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Portable 'digital nose' can identify just about any smell you throw at it

digital nose smell ces 2017 screen shot 01 05 at 21 12 20
Image used with permission by copyright holder
Unless something has gone very, very wrong, chances are that smell isn’t a sense that you often associate with consumer technology. A French startup named Aryballe Technologies is hoping to change all of that, however.

Spotting a gap in the market in a field populated by increasingly smart devices, Aryballe has developed a “digital nose,” capable of recognizing and measuring odors — as well as storing all such smells in a dedicated database. Called Neose, the mobile device is being shown off at CES, where it’s hoping to impress visitors with its ability to detect up to 350 different smells in around 15 seconds.

To achieve this, it uses patented technology which replicates the working of a human nose using a combination of optical resonance technology, an array of biochemical sensors, cloud database of “odor signatures,” and some smart artificial intelligence-matching algorithms for identification.

According to its creators, Neose’s technology opens up a plethora of possible applications, including better control and monitoring of olfactive pollution in cities, quality control in the food industry, possible integration in future smart fridges and other home appliances, as well as in medical diagnosis, where recent research has emphasized the possibility of “sniffing out” diseases.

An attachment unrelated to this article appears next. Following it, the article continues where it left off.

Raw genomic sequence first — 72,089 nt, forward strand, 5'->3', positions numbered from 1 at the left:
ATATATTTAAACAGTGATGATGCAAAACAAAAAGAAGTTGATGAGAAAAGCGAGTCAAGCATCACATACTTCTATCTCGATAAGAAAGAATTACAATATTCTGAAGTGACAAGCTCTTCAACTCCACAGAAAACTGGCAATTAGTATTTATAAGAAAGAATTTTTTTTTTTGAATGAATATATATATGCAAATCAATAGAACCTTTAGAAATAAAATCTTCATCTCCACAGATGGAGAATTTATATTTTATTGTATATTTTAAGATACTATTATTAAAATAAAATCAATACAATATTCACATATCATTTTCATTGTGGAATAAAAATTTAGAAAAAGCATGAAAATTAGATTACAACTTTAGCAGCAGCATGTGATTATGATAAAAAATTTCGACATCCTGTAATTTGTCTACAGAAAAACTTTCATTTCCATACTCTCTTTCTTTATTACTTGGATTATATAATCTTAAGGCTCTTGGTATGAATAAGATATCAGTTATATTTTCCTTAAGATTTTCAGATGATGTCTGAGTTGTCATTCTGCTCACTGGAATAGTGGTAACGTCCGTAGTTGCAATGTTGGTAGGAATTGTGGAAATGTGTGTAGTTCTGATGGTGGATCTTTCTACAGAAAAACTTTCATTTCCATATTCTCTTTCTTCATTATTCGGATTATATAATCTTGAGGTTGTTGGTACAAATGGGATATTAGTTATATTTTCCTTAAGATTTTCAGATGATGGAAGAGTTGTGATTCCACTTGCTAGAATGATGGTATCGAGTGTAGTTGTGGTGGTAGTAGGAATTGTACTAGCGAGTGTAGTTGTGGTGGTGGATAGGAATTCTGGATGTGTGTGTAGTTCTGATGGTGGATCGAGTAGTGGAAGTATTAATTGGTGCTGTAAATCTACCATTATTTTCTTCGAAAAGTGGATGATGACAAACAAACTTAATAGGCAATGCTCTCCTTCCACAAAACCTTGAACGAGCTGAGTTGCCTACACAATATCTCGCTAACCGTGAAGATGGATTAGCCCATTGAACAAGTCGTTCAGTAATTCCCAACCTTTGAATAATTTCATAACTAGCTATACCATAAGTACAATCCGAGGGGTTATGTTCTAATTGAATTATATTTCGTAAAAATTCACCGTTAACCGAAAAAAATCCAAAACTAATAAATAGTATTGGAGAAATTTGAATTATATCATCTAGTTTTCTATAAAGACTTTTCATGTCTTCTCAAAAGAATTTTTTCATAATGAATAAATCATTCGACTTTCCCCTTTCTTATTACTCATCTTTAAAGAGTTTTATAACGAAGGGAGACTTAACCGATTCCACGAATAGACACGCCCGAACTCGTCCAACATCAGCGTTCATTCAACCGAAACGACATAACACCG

In all, it’s pretty neat stuff and could certainly be a useful tool that expands the smart device toolset beyond the seeing, listening, touching and taste senses it’s already got pretty well-covered. According to Aryballe, which was founded in 2014, it’s initially set to introduce its stand-alone Neose Pro device in May or June.

The really exciting possibilities, however, come in the fact that this is a scaleable, transferrable solution, meaning that the company’s core sensor could one day be integrated into third-party devices.

Does this mean our future iPhones could one day tell us that we are smelling things wrong? We guess we will have to wait and see.

Luke Dormehl
I'm a UK-based tech writer covering Cool Tech at Digital Trends. I've also written for Fast Company, Wired, the Guardian…
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